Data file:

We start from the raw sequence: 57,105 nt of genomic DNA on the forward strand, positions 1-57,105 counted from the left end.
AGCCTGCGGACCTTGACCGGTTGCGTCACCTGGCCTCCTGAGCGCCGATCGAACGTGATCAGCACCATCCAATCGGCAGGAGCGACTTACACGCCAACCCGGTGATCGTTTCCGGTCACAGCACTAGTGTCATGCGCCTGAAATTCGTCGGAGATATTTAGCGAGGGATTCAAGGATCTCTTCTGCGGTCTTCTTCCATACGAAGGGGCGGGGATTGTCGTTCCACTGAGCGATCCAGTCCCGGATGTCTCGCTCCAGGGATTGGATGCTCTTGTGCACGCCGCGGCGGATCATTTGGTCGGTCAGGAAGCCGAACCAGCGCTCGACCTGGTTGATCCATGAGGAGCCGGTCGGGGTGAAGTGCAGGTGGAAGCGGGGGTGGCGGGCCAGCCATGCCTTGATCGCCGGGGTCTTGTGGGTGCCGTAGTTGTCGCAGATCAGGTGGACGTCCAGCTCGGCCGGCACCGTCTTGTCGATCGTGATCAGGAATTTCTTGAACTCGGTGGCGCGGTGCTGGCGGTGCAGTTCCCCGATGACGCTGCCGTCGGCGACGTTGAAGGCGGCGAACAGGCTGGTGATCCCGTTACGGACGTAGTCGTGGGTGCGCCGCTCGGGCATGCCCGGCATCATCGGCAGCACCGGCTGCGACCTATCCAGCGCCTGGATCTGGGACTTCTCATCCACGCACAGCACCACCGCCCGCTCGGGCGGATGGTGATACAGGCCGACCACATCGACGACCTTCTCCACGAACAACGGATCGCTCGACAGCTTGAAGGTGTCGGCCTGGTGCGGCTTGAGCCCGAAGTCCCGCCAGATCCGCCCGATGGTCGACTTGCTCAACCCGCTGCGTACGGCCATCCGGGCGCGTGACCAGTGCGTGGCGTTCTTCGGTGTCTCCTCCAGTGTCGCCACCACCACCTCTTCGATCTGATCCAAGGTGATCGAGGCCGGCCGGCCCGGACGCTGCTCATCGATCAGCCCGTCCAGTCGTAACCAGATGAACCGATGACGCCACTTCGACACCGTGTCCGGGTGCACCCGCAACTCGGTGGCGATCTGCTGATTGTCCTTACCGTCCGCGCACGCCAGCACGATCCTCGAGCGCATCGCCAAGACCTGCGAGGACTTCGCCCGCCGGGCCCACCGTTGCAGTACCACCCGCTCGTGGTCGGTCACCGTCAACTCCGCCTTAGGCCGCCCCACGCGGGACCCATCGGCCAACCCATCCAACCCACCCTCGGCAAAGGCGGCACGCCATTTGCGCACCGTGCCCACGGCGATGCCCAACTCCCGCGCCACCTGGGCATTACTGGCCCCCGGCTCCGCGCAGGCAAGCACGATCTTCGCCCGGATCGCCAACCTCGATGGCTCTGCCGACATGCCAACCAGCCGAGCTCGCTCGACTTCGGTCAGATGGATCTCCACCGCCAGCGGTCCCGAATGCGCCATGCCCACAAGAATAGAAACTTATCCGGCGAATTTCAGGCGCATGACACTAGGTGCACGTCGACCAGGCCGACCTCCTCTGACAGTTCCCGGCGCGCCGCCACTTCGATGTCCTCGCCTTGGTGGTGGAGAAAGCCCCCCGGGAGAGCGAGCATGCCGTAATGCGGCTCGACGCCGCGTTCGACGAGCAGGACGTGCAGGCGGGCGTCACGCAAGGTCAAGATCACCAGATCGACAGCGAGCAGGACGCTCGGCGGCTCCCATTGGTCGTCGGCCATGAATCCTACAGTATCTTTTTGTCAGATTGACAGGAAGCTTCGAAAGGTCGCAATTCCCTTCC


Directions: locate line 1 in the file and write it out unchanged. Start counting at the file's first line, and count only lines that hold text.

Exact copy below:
We start from the raw sequence: 57,105 nt of genomic DNA on the forward strand, positions 1-57,105 counted from the left end.